Once a rehabilitation program is complete, it’s very common for addicts to relapse back into their old ways. That’s why it’s important to understand your triggers so that you can prevent this from happening to you or a loved one. This study was based on people who had been in rehab in liverpool because of their struggle with addiction.
You’re too stressed
It may come as no surprise that stress is the number reason for relapse because, under pressure, many addicts will turn to their substance of abuse to try and cope with it. Some pull out their 180 Smoke vaporizers while others resort to much more harmful intoxicants. While you can’t avoid the feelings of stress altogether, you can try to avoid situations that may cause extreme stress by making lifestyle changes. Try to practice mindfulness and meditation, become more organised at home and work, and add healthy behaviours such as exercise and good nutrition to your daily schedule.
Experiencing negative or challenging emotions
Stress is one challenging emotion, but so are feelings of anxiety, loneliness, restfulness, and anger. It’s not uncommon for addicts to turn to drugs or alcohol as a way to try and combat or hide from these feelings but it’s important to understand that this will put you back in the same position you were in before rehab. Consider what you’ve learnt during your time at the rehabilitation centre and try to take it on board during times of crisis.
Being around objects of your addiction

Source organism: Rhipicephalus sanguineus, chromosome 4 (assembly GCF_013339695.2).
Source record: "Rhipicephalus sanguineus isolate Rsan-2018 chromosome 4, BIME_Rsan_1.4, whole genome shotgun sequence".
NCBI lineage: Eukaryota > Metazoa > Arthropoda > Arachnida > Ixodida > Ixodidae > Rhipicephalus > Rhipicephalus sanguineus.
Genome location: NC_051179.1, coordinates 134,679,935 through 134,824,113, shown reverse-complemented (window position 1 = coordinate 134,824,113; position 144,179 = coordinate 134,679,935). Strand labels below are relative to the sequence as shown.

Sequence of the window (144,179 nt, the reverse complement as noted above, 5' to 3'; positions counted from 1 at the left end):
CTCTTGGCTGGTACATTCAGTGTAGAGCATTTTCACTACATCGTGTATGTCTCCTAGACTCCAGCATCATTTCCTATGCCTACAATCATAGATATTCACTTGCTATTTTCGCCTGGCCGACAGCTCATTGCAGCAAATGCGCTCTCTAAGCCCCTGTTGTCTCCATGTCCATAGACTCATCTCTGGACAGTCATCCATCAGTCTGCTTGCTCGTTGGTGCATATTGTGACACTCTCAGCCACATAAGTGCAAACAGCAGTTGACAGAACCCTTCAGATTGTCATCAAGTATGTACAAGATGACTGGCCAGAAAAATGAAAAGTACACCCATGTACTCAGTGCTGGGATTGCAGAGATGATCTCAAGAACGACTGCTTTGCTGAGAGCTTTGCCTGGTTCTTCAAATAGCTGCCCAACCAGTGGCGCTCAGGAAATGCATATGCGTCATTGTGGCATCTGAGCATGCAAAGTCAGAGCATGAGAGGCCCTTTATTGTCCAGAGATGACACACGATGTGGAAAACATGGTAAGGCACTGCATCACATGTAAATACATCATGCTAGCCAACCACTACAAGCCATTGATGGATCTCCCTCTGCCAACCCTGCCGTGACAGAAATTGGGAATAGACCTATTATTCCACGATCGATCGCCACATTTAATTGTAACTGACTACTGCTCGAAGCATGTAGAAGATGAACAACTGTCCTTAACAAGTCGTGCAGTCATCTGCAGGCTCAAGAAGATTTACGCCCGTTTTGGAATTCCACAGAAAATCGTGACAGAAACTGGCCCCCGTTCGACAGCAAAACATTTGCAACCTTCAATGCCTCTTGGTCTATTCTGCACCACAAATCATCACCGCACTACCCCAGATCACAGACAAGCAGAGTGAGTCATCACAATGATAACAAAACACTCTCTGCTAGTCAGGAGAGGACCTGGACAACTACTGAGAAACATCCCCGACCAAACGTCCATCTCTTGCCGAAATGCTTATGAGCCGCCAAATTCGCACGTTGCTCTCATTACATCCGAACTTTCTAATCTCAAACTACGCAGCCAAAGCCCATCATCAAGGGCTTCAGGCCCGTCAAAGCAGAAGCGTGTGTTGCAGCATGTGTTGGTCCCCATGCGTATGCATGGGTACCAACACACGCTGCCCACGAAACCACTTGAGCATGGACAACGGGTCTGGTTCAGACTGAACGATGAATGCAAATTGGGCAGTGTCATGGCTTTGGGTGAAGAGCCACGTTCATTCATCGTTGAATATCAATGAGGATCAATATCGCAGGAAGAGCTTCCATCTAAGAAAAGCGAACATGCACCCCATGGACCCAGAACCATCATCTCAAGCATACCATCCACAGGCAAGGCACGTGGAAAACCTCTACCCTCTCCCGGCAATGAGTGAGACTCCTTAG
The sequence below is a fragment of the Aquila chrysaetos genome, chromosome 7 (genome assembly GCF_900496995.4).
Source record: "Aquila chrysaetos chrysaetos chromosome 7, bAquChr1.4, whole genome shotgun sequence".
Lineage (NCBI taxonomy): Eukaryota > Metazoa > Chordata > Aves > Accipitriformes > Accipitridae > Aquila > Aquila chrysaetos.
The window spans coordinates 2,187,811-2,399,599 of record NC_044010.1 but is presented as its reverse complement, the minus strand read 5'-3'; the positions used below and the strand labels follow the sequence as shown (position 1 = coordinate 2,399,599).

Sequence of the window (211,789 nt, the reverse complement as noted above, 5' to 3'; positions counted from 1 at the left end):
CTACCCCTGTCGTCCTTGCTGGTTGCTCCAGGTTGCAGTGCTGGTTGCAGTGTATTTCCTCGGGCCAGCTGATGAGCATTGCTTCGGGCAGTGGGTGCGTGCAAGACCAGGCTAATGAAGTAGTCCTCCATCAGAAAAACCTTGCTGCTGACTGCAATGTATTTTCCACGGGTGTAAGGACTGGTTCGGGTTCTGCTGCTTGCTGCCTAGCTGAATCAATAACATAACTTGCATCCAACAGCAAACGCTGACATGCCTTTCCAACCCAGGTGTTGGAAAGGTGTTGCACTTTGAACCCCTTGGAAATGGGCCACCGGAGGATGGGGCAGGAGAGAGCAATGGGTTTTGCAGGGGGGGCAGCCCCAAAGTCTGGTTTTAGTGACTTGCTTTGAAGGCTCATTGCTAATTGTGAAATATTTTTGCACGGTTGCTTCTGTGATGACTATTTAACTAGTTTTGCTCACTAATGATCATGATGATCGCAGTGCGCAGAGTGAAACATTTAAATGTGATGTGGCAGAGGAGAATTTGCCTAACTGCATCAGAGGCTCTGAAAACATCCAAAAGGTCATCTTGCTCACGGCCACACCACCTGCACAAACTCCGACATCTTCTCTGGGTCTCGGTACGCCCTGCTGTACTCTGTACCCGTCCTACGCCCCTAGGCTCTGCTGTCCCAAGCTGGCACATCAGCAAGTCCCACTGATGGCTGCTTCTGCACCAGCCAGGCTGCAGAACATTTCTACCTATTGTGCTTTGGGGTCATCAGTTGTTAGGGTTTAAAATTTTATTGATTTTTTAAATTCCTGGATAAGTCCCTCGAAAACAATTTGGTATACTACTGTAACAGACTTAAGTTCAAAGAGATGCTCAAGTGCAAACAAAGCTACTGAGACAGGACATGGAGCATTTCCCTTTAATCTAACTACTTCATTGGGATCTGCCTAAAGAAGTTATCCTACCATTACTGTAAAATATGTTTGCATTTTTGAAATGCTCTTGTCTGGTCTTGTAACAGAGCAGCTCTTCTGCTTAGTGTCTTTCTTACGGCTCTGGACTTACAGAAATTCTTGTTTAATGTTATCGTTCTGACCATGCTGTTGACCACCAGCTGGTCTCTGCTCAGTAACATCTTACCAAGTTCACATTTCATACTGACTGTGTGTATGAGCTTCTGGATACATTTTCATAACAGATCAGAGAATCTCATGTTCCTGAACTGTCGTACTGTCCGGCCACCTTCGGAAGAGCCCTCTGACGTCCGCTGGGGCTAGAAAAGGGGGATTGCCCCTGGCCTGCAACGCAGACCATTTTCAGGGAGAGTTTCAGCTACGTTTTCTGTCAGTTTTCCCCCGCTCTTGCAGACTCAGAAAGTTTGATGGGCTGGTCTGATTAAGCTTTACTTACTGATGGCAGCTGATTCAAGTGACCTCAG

During the early stages of recovery, even the smallest reminder of your addiction can lead to a relapse. Avoid places where you know you’ll be faced with objects of your addiction, whether that be smoking, alcohol abuse, gambling, or something else. Instead, have healthy substitute behaviour in place that can help you resist going back to where you were before.
Times of celebration
Even times of celebration such as birthdays, weddings, or Christmas can act as triggers. During these times you’ll feel happy, which can often cause you to feel as though you’re in control. At this moment, you might think that you can handle one cigarette or one drink, but the likelihood is that, once you start, you won’t know when to stop. If you must attend something that may tempt you to feel this way, have a trusted but firm friend alongside you who can keep your good intentions in check.
Those connected to your addictive behaviour
When you were addicted, it’s likely that you’ll have spent time with others who were also engaging in the same damaging behaviours. It is absolutely vital that you avoid these people during your recovery period. These people may even be related to your addiction indirectly, such as family members who may make you feel childlike or vulnerable. Ana Treatment Centre, a drug and alcohol rehab in Surrey, can give both you and your loved ones professional advice on how to cope with this difficult time.